All posts in Sues

Apple Sues Motorola Over Patents

It would seem that lawsuits in the mobile space are all the rage nowadays. With the recent announcement that Motorola would be suing Apple over patent infringements, it seems that Apple is keeping the suing tag game going by launching two different patent lawsuits covering six different patents they believe Motorola has infringed upon.

According to Patently Apple, Apple is suing Motorola over six different patents that cover the following aspects of the Droid devices:

First case 0661

1 – Apple, Inc patent titled: Ellipse Fitting for Multi-Touch Surfaces: Patent Abstract: Apparatus and methods are disclosed for simultaneously tracking multiple finger and palm contacts as hands approach, touch, and slide across a proximity-sensing, multi-touch surface. Identification and classification of intuitive hand configurations and motions enables unprecedented integration of typing, resting, pointing, scrolling, 3D manipulation, and handwriting into a versatile, ergonomic computer input device.

2 – Apple, Inc patent titled: Multipoint Touchscreen: Patent Abstract: A touch panel having a transparent capacitive sensing medium configured to detect multiple touches or near touches that occur at the same time and at distinct locations in the plane of the touch panel and to produce distinct signals representative of the location of the touches on the plane of the touch panel for each of the multiple touches is disclosed.

3 – Taligent, Inc patent titled: Object-Oriented System Locator System: Patent Abstract: A method and system for adding system components (documents, tools, fonts, libraries, etc.) to a computer system without running an installation program. A location framework is employed to locate system components whose properties match those specified in search criteria. The framework receives notification from the system when system components whose properties match the search criteria are added to or removed from the system. 

Second Case 0662

1 – Apple, Inc, patent titled: Touch Screen Device, Method, and Graphical User Interface for Determining Commands by Applying Heuristics: Apple’s invention generally relates to electronic devices with touch screen displays, and more particularly, to electronic devices that apply heuristics to detected user gestures on a touch screen display to determine commands.

2 – Apple Computer, Inc. patent titled: Method and Apparatus for Displaying and Accessing Control and Status Information in a Computer System: Apple’s invention generally relates to the field of computer systems; particularly, the present invention relates to displaying a status and control function bar or window to enable access of user selected indicia to a computer system user.

3 – Apple Computer, Inc. patent titled: Support for Custom User-Interaction Elements in a Graphical, Event-Driven Computer System: Apple’s invention relates to graphical, event-driven computer systems, more particularly to custom interactive user-interaction elements in a computer system having a window-based graphical user interface.

Both cases were filed in the US District Court of the Western District of Wisconsin. The first lawsuit covers patents that involve the Multi-Touch functions of the iPhone, while the second lawsuit covers patents involving user interface elements of the iPhone.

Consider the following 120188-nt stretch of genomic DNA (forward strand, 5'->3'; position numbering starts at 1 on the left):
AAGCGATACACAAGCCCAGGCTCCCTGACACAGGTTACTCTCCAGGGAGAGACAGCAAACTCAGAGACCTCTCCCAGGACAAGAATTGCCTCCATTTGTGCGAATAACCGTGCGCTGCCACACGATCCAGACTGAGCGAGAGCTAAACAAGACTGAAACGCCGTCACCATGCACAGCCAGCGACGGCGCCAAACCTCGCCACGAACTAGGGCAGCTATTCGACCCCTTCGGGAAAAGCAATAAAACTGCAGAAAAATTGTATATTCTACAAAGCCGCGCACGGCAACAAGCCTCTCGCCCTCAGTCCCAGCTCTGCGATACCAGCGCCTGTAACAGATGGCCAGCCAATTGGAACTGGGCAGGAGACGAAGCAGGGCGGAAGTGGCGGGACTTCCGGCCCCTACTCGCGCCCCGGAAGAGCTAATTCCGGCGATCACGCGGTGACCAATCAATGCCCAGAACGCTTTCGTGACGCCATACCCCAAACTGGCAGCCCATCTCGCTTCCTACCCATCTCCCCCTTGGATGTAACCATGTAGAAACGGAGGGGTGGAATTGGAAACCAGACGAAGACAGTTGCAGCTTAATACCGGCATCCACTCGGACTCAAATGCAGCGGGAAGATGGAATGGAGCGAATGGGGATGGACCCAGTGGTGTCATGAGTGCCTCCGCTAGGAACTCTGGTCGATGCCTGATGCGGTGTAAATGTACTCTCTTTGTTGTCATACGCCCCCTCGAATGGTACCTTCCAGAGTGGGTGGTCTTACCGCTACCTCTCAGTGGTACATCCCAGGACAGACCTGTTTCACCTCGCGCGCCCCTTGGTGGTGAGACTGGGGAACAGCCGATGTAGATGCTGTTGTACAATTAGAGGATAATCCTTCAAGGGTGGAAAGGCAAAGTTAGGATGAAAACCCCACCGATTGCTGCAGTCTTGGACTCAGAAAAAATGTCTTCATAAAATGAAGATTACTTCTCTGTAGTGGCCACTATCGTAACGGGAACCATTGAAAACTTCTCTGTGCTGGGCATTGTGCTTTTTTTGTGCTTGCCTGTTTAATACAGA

“Motorola has a leading intellectual-property portfolio, one of the strongest in the industry, and we intend to vigorously defend ourselves in this matter,” Motorola said in a statement. “We are confident in our position and will pursue our litigation to halt Apple’s continued infringement.”

You can read more about the patent suit on Patently Apple.

via Ars Technica


Follow this article’s author, Cory Bohon on Twitter.




Apple Sues Sanho Over Patent Infringment

If you listen closely, you can hear the drums of war beating once again. Follow the sound on the wind and you’ll be led to the faraway land of Cupertino where it’s clear that Apple is none too pleased with Sanho Corporation, makers of the increasingly popular line of HyperMac external battery products for just about every Apple product under the sun. It seems that Apple’s beef stems from the fact that many of the products from the HyperMac line include MagSafe connectors for connecting to power-hungry MacBooks, MacBook Pro and MacBook Air laptops. In addition, they also utilize Apple’s 30-pin dock connector to move juice from their batteries on to every iOS device under the sun. This might not be an issue if Sanho had asked permission to do so. However, as you may have guessed by now, they didn’t.

According to Ars Technica, Apple’s suit against Sanho was filed on September 9. Apple’s case would appear to revolve around the fact that for as integral as the MagSafe adapter and 30-pin connectors are to their line of external battery products, Sanho Corporation never bothered to purchasing the rights to use them from Apple. Worse still, through Sanho’s own admission, they’re not even manufacturing their own MagSafe connectors, opting instead to utilize recycled ones produced by Apple instead.

Sadly, the issues surrounding Sanho’s use of the 30-pin connector could have been avoided had they simply ponied up the dough for a license to use Apple’s connector technology in their wares. However, with Apple refusing to license their MagSafe technology to anyone at this time (thanks for pointing that out, Scott!), we could be left with no external battery solution for our MacBooks.

We’ll just have to wait and see how this one plays out.

Follow this article’s author, Seamus Bellamy on Twitter.